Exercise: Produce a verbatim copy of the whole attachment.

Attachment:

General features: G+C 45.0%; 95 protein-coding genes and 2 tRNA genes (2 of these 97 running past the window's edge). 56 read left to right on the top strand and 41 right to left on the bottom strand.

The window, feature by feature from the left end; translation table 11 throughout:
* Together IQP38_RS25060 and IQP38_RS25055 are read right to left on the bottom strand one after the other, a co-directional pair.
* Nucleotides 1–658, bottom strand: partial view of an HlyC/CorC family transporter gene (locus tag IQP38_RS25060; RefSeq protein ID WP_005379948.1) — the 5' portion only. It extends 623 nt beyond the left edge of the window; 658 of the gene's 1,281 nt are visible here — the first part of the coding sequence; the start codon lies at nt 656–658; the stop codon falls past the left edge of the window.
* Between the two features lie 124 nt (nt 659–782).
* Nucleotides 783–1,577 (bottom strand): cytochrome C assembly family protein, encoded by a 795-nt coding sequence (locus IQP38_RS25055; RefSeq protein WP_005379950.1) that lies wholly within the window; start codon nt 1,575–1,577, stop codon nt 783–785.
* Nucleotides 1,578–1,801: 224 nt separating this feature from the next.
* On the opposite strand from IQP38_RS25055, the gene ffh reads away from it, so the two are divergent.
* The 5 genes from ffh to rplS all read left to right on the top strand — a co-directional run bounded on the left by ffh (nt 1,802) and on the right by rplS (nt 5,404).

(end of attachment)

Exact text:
General features: G+C 45.0%; 95 protein-coding genes and 2 tRNA genes (2 of these 97 running past the window's edge). 56 read left to right on the top strand and 41 right to left on the bottom strand.

The window, feature by feature from the left end; translation table 11 throughout:
* Together IQP38_RS25060 and IQP38_RS25055 are read right to left on the bottom strand one after the other, a co-directional pair.
* Nucleotides 1–658, bottom strand: partial view of an HlyC/CorC family transporter gene (locus tag IQP38_RS25060; RefSeq protein ID WP_005379948.1) — the 5' portion only. It extends 623 nt beyond the left edge of the window; 658 of the gene's 1,281 nt are visible here — the first part of the coding sequence; the start codon lies at nt 656–658; the stop codon falls past the left edge of the window.
* Between the two features lie 124 nt (nt 659–782).
* Nucleotides 783–1,577 (bottom strand): cytochrome C assembly family protein, encoded by a 795-nt coding sequence (locus IQP38_RS25055; RefSeq protein WP_005379950.1) that lies wholly within the window; start codon nt 1,575–1,577, stop codon nt 783–785.
* Nucleotides 1,578–1,801: 224 nt separating this feature from the next.
* On the opposite strand from IQP38_RS25055, the gene ffh reads away from it, so the two are divergent.
* The 5 genes from ffh to rplS all read left to right on the top strand — a co-directional run bounded on the left by ffh (nt 1,802) and on the right by rplS (nt 5,404).